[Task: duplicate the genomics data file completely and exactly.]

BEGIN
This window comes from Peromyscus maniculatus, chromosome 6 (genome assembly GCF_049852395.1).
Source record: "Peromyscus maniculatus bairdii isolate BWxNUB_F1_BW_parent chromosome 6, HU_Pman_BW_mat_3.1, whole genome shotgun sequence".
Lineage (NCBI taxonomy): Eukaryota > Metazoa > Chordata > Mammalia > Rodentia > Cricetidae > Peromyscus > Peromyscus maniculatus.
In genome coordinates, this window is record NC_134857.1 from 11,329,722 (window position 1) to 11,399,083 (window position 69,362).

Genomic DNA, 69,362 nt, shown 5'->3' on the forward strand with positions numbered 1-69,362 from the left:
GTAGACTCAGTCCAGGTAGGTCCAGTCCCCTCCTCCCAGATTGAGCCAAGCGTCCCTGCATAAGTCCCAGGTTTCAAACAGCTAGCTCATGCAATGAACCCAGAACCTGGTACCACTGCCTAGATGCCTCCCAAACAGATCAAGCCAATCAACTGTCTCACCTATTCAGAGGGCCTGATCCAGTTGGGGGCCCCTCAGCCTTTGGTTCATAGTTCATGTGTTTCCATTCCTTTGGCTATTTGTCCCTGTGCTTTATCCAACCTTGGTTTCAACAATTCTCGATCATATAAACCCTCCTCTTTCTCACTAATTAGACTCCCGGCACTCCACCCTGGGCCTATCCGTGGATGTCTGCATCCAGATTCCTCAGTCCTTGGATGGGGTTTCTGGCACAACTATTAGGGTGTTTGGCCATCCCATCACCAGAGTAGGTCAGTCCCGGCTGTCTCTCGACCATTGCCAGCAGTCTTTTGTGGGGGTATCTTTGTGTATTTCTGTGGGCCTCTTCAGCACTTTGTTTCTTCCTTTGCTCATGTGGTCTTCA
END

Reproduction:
This window comes from Peromyscus maniculatus, chromosome 6 (genome assembly GCF_049852395.1).
Source record: "Peromyscus maniculatus bairdii isolate BWxNUB_F1_BW_parent chromosome 6, HU_Pman_BW_mat_3.1, whole genome shotgun sequence".
Lineage (NCBI taxonomy): Eukaryota > Metazoa > Chordata > Mammalia > Rodentia > Cricetidae > Peromyscus > Peromyscus maniculatus.
In genome coordinates, this window is record NC_134857.1 from 11,329,722 (window position 1) to 11,399,083 (window position 69,362).

Genomic DNA, 69,362 nt, shown 5'->3' on the forward strand with positions numbered 1-69,362 from the left:
GTAGACTCAGTCCAGGTAGGTCCAGTCCCCTCCTCCCAGATTGAGCCAAGCGTCCCTGCATAAGTCCCAGGTTTCAAACAGCTAGCTCATGCAATGAACCCAGAACCTGGTACCACTGCCTAGATGCCTCCCAAACAGATCAAGCCAATCAACTGTCTCACCTATTCAGAGGGCCTGATCCAGTTGGGGGCCCCTCAGCCTTTGGTTCATAGTTCATGTGTTTCCATTCCTTTGGCTATTTGTCCCTGTGCTTTATCCAACCTTGGTTTCAACAATTCTCGATCATATAAACCCTCCTCTTTCTCACTAATTAGACTCCCGGCACTCCACCCTGGGCCTATCCGTGGATGTCTGCATCCAGATTCCTCAGTCCTTGGATGGGGTTTCTGGCACAACTATTAGGGTGTTTGGCCATCCCATCACCAGAGTAGGTCAGTCCCGGCTGTCTCTCGACCATTGCCAGCAGTCTTTTGTGGGGGTATCTTTGTGTATTTCTGTGGGCCTCTTCAGCACTTTGTTTCTTCCTTTGCTCATGTGGTCTTCA